Medieval manuscripts blog

17 February 2010

Beyond boutique digitisation: scaling manuscripts digitisation projects

In January 2009, the Mass-Digitization List featured an interesting discussion triggered by the question whether there are any mass-digitisation projects on medieval (or earlier) manuscripts underway in the United Kingdom. The initial posting referred to the impressive digitisation activity at the Bavarian State Library in Munich and Markus Brantl's distinction between 'boutique digitisation' and 'mass-digitisation' , the difference being, among other things, scale and the degree of manual input/automation. List members were quick in pointing out projects that are focusing on scale, such as the Parker on the Web Project and the International Dunhuang Project. One participant, Thorsten Schassan, questioned whether the aforementioned distinction is applicable to digitisation of manuscripts, given the difference in approaches — both in digitisation and use — to medieval (and earlier) manuscripts. I concur with this latter point.

Conversations about manuscripts digitisation seem to me often determined by the perspective from which such projects are viewed. These perspectives are often influenced by two extreme poles: on the one side is the desire for complete coverage of material and liberal user rights of digital outcomes, on the other is the concern about preservation of collection items and sustainable business models. These two extremes are, of course, not incompatible.

Perhaps one way of reframing the 'boutique' vs. 'mass' digitisation discussion is to speak of scalability, instead of scale. In terms of scale, printed books and manuscripts are incomparable, but the digitisation of both groups of material is scalable. In other words, manuscripts can be digitised following strategies and workflows that allow the coverage of entire collections and the creation of services that allow users to work on large collections and even across digitised collections. Focusing on scalability instead of scale also makes sense of the current funding climate, where larger collections have to be sub-divided into smaller fundable projects that fit into a general big-scale strategy. The Greek Manuscripts Digitisation Project, for example, is by Brantl's distinction a 'boutique' approach (all manuscript digitisation projects, I fear, would be). In developing and refining our workflows and systems, however, we are constantly looking for scalability, i.e. we are working on approaches that could be applied to the British Library's entire Western Manuscripts collection and are seeking to make the manuscripts available in ways that fit into the emerging digital research environment.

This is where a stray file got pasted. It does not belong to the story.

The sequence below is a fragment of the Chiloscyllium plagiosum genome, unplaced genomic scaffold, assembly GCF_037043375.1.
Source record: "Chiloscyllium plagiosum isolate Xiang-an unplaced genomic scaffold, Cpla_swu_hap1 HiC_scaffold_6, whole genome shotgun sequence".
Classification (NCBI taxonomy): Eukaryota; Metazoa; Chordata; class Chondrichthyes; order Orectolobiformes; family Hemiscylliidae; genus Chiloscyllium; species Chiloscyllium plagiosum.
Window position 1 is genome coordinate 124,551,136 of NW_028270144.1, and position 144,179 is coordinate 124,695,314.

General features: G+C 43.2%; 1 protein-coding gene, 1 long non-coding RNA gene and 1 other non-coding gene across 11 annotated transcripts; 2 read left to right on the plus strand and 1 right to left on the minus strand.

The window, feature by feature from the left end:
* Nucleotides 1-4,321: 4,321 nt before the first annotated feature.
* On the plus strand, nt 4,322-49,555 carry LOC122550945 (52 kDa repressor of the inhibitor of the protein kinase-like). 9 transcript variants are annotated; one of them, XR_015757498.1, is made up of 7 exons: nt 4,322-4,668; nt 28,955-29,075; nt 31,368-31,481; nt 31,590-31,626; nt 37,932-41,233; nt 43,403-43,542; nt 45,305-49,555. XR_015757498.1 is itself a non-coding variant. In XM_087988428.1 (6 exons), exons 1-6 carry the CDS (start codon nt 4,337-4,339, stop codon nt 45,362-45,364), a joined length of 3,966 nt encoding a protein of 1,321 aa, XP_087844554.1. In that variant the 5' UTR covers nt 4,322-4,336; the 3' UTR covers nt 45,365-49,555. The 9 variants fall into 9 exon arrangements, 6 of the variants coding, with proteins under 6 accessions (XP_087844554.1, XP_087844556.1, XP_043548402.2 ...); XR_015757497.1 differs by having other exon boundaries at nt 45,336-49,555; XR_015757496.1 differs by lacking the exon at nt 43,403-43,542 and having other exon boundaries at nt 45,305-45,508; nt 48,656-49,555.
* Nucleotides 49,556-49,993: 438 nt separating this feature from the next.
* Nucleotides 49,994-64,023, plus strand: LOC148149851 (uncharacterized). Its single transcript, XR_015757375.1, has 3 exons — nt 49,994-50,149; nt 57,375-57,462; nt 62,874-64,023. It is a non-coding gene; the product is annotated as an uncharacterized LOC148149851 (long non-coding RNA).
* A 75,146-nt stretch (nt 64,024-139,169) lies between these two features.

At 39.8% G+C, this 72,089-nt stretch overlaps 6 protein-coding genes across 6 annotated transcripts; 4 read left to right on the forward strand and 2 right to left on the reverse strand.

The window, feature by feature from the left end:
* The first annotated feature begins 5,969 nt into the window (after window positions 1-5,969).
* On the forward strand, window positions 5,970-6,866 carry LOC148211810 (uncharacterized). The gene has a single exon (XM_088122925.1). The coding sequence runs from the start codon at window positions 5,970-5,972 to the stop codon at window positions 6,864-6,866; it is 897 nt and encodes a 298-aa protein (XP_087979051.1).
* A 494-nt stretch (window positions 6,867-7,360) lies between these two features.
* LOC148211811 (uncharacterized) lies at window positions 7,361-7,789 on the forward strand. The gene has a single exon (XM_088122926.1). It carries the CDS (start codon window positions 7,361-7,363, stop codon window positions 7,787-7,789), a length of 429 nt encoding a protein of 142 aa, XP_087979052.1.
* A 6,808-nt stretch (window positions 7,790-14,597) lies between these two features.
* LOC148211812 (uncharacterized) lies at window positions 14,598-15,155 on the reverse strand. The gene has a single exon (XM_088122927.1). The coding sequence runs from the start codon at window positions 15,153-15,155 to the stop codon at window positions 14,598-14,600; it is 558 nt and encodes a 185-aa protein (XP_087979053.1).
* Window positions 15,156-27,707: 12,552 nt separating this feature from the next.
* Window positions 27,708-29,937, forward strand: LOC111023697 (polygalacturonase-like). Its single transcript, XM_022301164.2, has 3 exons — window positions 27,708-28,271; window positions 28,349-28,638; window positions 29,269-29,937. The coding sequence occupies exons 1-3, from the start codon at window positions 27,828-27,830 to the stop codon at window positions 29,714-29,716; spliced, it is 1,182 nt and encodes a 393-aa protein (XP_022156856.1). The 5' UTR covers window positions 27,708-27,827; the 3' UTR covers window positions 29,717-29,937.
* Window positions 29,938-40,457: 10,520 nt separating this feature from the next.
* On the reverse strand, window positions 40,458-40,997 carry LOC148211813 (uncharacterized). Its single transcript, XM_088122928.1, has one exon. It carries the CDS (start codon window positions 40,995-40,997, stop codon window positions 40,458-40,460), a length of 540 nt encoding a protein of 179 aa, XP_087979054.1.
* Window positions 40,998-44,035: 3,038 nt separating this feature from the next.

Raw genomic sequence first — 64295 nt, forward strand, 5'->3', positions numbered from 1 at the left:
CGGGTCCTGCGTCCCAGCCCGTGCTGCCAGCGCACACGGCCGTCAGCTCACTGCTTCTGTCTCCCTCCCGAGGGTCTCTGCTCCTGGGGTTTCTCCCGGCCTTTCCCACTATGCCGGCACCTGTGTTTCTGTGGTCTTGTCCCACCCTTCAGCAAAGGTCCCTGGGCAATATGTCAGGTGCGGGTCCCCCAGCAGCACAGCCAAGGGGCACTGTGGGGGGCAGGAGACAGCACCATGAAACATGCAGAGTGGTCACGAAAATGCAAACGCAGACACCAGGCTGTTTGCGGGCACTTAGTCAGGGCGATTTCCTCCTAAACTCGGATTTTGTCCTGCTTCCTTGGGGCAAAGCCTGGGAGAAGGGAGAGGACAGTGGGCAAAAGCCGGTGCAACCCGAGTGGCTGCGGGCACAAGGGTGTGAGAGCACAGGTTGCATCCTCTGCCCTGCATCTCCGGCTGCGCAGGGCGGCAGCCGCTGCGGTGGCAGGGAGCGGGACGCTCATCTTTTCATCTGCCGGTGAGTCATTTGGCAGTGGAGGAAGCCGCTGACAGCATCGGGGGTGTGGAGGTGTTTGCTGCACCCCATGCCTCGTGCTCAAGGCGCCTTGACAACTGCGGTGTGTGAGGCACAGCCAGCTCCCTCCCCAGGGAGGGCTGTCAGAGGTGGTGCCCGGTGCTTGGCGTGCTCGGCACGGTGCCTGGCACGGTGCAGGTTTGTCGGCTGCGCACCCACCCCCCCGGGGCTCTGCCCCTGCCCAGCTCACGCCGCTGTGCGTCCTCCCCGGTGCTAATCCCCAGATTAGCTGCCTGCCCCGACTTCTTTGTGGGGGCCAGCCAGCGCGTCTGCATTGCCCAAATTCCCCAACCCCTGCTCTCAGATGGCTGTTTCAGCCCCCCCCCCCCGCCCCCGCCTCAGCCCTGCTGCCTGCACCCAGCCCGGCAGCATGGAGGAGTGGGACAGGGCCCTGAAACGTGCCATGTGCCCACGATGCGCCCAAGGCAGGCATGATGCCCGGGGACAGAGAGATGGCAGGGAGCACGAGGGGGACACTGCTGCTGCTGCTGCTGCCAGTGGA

Juan Garcés

Comments

Some very interesting points in this post. The web has benefitted enormously from the mass digitisation initiatives by Google, of course.

One problem with the boutique approach is the tendency to lose focus on the key aim -- making the pages available online -- and start fretting about indexing and meta-data and a thousand and one other things. These are valuable, but not at the expense of getting the raw data up.

Is there a good tool or set of tools for presenting manuscript images and aligned textual representations? I know of several boutique projects that have done this, but expect that there is an existing system that I need to find out about.

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